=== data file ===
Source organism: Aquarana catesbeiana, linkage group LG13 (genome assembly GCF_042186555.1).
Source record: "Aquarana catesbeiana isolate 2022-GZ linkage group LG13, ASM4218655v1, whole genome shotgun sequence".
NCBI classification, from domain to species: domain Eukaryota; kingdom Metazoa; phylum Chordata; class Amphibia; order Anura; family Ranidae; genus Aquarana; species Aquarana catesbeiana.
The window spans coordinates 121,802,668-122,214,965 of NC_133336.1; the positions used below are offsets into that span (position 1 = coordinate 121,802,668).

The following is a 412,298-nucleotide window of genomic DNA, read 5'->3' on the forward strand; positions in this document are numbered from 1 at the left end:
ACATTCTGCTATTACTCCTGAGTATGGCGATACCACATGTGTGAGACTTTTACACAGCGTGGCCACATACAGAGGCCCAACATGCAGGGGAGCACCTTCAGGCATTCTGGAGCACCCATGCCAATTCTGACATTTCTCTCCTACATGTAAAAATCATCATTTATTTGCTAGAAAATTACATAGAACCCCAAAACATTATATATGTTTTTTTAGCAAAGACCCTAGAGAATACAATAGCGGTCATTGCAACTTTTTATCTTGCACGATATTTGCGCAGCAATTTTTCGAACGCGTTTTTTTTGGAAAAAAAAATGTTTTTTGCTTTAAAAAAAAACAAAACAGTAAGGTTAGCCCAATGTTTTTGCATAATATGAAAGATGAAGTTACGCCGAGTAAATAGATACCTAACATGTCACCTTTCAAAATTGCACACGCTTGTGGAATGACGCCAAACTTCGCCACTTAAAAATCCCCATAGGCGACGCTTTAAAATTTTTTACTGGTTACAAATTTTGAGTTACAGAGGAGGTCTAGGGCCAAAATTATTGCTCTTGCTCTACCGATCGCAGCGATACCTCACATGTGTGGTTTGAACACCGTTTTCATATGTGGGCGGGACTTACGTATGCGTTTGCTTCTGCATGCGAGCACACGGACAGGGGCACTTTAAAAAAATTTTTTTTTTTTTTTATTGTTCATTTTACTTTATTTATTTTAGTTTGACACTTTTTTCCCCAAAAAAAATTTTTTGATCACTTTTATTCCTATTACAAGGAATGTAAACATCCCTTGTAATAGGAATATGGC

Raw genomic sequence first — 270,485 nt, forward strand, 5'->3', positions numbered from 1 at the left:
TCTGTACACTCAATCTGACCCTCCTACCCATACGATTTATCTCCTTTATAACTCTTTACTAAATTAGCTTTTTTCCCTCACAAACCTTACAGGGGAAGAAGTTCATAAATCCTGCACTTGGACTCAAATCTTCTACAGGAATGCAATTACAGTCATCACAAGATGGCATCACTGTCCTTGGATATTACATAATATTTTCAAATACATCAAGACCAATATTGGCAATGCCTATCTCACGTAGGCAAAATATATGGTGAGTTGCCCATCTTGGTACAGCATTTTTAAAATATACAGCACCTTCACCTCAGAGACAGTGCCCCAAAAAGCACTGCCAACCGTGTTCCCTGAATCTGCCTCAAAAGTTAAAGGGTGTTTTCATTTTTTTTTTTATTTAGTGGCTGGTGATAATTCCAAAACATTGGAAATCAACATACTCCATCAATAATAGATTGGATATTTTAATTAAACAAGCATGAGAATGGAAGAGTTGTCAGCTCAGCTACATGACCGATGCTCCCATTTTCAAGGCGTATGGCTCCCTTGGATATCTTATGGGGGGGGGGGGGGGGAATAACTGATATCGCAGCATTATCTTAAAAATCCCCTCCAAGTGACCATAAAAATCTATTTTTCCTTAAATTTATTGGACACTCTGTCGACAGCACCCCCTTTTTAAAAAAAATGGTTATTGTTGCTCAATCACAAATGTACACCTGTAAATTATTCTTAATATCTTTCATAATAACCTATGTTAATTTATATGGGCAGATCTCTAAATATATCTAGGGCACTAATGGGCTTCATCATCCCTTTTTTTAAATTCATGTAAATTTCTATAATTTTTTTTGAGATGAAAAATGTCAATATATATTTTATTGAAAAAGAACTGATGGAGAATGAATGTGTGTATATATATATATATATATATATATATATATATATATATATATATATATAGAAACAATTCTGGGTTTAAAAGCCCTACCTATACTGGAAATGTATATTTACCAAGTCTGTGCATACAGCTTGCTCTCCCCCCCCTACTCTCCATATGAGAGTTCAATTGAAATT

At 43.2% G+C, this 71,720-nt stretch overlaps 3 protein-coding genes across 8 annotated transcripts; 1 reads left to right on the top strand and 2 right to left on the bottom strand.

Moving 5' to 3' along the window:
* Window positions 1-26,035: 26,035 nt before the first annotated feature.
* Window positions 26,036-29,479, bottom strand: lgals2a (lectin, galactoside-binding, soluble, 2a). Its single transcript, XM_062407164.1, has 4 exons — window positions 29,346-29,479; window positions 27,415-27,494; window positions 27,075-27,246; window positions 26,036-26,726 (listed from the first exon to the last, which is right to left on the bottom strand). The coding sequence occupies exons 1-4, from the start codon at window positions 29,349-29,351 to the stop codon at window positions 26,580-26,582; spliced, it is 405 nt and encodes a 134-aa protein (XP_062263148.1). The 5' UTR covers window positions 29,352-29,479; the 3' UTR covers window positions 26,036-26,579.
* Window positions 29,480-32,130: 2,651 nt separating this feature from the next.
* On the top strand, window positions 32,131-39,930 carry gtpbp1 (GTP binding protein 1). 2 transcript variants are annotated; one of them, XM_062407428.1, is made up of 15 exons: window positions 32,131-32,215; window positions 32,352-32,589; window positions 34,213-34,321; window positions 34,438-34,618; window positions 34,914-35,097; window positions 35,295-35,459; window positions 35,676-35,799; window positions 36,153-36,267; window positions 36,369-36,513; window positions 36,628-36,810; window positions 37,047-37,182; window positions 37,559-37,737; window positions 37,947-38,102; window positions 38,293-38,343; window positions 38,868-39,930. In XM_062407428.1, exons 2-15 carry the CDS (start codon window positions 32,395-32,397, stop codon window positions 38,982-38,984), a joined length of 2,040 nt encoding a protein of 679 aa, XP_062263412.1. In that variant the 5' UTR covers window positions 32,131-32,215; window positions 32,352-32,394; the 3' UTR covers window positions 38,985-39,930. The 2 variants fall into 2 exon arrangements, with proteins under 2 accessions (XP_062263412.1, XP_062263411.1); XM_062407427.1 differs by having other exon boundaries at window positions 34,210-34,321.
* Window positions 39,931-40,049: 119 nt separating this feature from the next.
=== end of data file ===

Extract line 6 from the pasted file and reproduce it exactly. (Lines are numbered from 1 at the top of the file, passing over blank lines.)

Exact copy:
ACATTCTGCTATTACTCCTGAGTATGGCGATACCACATGTGTGAGACTTTTACACAGCGTGGCCACATACAGAGGCCCAACATGCAGGGGAGCACCTTCAGGCATTCTGGAGCACCCATGCCAATTCTGACATTTCTCTCCTACATGTAAAAATCATCATTTATTTGCTAGAAAATTACATAGAACCCCAAAACATTATATATGTTTTTTTAGCAAAGACCCTAGAGAATACAATAGCGGTCATTGCAACTTTTTATCTTGCACGATATTTGCGCAGCAATTTTTCGAACGCGTTTTTTTTGGAAAAAAAAATGTTTTTTGCTTTAAAAAAAAACAAAACAGTAAGGTTAGCCCAATGTTTTTGCATAATATGAAAGATGAAGTTACGCCGAGTAAATAGATACCTAACATGTCACCTTTCAAAATTGCACACGCTTGTGGAATGACGCCAAACTTCGCCACTTAAAAATCCCCATAGGCGACGCTTTAAAATTTTTTACTGGTTACAAATTTTGAGTTACAGAGGAGGTCTAGGGCCAAAATTATTGCTCTTGCTCTACCGATCGCAGCGATACCTCACATGTGTGGTTTGAACACCGTTTTCATATGTGGGCGGGACTTACGTATGCGTTTGCTTCTGCATGCGAGCACACGGACAGGGGCACTTTAAAAAAATTTTTTTTTTTTTTTATTGTTCATTTTACTTTATTTATTTTAGTTTGACACTTTTTTCCCCAAAAAAAATTTTTTGATCACTTTTATTCCTATTACAAGGAATGTAAACATCCCTTGTAATAGGAATATGGC